Smith’s Alternative drew a large crowd last Saturday afternoon, mostly composed of ANU students, drawing annoyed glares from the usual patrons who were expecting another chill afternoon. Laughter and chatter resounded across the velvet sofas as the students brought their
energy to support the launch of Sweet and Sour, a zine dedicated to Asian Australian experiences. Waiting in line to gain entrance, I picked up the zine from a pile sitting on an outside table. Flicking through this zine, I felt thrills all over my body. Here, in my hands, I could finally see my history and culture reflected. I saw myself in the words of others which to this moment, is still a foreign sensation.
Growing up Australian Vietnamese, the written word that I consumed largely fell within the confines of white hegemony. Rarely, did I follow the adventures of characters with black hair and tan skin, families didn’t sit down to dinners of rice and fish and parents didn’t speak languages other than English. In stark contrast, the pages of Sweet and Sour were alive with diverse Asian experiences. Each carefully selected artwork or written piece highlighted how the Asian experience differed to the Australian status quo. Often, when we speak of Asian experience being distinct from an Australian one, this conversation is layered in negative undertones. However, the culmination of diverse voices in the zine presented a celebration of Asian cultural heritage, a symbol of belonging because of our differences. In the literary zeitgeist, this zine carves out space for our voices, legitimising and then championing our lived experiences.
This zine is the coming together of Asian Australian youths to produce art that is relevant and impactful. It is powerful in its ability to bring together people, place and culture, to make individuals feel seen and heard. And when you grow up as part of a minority, I cannot emphasise enough the importance of feeling as if you belong to a society, even if it’ll never be within the majority groups. To face your reflection in the pages of literature, to trace those words and feel the imprints of your history and your culture, is integral to identity. It is undeniably powerful.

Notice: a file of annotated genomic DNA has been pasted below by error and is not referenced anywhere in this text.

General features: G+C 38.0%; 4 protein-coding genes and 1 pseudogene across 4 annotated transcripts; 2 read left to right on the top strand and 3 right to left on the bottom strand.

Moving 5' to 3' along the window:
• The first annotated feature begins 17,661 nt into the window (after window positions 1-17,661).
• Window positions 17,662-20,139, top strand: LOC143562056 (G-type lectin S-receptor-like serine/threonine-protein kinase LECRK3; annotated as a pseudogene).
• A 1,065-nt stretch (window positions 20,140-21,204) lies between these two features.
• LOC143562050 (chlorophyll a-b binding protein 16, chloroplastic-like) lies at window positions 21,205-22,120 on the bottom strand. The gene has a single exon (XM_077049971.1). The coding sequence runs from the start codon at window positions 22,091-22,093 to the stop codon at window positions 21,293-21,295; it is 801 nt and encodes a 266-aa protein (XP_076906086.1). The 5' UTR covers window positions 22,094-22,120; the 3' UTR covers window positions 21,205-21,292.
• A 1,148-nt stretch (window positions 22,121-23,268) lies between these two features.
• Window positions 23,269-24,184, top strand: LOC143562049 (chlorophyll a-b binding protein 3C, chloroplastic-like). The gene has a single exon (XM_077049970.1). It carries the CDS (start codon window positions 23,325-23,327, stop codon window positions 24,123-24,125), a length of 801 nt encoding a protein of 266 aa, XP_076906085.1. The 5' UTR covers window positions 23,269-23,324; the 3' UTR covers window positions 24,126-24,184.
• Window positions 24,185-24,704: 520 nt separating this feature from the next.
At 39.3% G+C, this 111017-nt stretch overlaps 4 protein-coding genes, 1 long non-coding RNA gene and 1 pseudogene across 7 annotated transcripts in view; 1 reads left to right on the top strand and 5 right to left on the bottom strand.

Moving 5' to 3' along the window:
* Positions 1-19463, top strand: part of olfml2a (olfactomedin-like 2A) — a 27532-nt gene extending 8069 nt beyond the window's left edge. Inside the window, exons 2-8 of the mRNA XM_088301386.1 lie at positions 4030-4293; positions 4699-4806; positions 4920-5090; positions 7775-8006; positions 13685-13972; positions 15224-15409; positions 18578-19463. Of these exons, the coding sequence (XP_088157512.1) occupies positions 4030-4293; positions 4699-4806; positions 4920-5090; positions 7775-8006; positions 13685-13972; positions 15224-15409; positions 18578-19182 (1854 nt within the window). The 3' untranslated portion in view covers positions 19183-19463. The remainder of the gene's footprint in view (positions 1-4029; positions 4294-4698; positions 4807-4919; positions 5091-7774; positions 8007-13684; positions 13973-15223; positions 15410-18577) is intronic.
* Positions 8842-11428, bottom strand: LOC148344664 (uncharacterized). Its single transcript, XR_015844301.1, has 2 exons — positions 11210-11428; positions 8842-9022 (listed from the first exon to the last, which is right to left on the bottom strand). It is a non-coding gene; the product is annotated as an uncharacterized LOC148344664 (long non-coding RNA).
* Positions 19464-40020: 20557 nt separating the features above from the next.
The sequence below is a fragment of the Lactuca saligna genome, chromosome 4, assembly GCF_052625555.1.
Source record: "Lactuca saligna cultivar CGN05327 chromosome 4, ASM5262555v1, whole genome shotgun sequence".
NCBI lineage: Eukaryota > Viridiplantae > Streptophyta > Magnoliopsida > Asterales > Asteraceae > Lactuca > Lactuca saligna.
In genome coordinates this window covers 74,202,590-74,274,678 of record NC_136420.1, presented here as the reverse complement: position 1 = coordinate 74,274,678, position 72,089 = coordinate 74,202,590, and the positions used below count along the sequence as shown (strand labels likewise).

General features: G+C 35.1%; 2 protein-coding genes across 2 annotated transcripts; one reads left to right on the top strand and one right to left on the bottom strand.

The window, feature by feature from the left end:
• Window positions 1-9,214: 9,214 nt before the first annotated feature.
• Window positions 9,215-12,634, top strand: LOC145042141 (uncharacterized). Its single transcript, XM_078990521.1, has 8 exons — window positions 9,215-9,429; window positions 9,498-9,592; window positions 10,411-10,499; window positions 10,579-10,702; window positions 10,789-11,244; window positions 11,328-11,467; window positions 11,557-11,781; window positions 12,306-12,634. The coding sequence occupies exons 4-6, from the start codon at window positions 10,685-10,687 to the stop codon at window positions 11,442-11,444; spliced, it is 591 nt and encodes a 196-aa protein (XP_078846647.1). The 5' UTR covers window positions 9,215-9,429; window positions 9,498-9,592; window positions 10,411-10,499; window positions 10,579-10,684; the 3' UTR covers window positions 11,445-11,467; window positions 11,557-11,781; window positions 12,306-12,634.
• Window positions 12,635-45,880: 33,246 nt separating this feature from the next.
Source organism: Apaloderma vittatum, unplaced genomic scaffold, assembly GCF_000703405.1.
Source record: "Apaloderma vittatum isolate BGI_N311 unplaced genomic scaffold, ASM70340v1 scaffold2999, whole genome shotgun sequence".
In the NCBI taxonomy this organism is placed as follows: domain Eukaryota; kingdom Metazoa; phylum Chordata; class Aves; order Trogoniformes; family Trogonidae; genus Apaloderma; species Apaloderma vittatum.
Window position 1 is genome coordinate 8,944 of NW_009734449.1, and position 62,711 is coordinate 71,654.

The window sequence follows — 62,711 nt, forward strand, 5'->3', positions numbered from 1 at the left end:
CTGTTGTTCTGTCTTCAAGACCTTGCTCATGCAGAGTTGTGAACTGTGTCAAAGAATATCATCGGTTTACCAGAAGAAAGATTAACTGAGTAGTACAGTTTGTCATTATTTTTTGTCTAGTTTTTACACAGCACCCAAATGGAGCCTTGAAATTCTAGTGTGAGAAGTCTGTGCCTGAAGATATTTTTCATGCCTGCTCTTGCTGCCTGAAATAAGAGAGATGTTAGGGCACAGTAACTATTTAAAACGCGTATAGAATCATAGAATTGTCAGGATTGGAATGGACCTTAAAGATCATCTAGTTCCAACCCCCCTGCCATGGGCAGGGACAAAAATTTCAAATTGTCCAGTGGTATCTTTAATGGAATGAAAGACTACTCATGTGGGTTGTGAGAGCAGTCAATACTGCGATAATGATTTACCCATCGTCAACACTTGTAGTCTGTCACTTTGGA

So, thank you to the Sweet and Sour team for creating this zine and encouraging the flow of discussions which naturally began upon reading its content. It’s more than an example of how bright and creative students can come together to produce art that reflects their heritage. It’s the steady outpouring of diverse voices, ready to saturate mainstream journalism and media.
If you missed out on a physical copy of the zine, you can read it online at http://www.sweetsourzine.com/
Think your name would look good in print? Woroni is always open for submissions. Email email@example.com with a pitch or draft. You can find more info on submitting here.
We acknowledge the Ngunnawal and Ngambri people, who are the Traditional Custodians of the land on which Woroni, Woroni Radio and Woroni TV are created, edited, published, printed and distributed. We pay our respects to Elders past and present and emerging. We acknowledge that the name Woroni was taken from the Wadi Wadi Nation without permission, and we are striving to do better for future reconciliation.